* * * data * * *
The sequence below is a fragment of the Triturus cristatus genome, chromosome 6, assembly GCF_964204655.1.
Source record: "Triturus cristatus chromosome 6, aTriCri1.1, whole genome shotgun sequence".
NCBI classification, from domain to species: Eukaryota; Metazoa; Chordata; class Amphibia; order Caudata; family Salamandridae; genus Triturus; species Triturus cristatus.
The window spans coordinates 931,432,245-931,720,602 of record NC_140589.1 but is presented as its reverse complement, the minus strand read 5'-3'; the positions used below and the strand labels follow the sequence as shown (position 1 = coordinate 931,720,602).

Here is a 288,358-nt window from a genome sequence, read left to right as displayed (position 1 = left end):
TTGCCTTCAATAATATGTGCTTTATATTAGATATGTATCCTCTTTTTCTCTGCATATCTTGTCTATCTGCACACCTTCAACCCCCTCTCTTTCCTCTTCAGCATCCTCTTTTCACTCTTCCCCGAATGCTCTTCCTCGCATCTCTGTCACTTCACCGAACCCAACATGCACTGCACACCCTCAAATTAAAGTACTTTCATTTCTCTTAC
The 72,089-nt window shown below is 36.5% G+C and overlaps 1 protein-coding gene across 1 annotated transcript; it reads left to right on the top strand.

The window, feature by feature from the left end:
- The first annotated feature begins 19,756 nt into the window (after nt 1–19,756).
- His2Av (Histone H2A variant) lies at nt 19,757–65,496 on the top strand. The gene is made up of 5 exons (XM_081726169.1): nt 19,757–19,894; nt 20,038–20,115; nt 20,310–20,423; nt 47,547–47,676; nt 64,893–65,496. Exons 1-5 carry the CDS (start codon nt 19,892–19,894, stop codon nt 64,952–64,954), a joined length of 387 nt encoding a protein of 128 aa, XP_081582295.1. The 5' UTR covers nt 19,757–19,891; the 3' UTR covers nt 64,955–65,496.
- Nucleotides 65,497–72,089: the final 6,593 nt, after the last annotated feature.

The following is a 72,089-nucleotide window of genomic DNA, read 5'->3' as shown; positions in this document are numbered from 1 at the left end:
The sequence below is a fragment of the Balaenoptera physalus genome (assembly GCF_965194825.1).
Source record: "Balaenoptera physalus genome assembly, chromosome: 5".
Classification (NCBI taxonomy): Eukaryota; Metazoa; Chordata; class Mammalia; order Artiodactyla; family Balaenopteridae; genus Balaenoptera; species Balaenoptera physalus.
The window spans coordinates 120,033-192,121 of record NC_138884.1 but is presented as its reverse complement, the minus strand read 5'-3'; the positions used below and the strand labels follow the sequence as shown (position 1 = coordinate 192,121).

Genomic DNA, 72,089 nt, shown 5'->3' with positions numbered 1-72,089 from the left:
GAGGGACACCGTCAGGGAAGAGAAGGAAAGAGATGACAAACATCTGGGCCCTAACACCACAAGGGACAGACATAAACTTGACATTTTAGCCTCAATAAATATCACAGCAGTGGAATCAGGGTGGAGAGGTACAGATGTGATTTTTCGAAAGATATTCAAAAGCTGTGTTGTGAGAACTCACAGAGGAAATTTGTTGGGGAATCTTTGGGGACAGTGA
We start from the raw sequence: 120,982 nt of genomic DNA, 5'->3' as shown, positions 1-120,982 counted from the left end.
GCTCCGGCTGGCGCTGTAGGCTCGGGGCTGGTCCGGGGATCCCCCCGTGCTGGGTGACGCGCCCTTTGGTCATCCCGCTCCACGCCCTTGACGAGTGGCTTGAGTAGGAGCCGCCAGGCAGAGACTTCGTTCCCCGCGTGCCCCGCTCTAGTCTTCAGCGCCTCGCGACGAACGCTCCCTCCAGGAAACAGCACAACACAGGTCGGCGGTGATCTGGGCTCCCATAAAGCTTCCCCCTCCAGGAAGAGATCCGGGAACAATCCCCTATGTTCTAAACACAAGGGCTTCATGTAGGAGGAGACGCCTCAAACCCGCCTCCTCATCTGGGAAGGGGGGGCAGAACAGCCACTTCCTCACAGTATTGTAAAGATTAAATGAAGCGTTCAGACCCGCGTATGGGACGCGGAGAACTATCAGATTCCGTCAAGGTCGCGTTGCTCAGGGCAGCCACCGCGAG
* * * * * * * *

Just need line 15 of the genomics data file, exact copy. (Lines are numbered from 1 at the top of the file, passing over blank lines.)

Classification (NCBI taxonomy): Eukaryota; Metazoa; Chordata; class Mammalia; order Artiodactyla; family Balaenopteridae; genus Balaenoptera; species Balaenoptera physalus.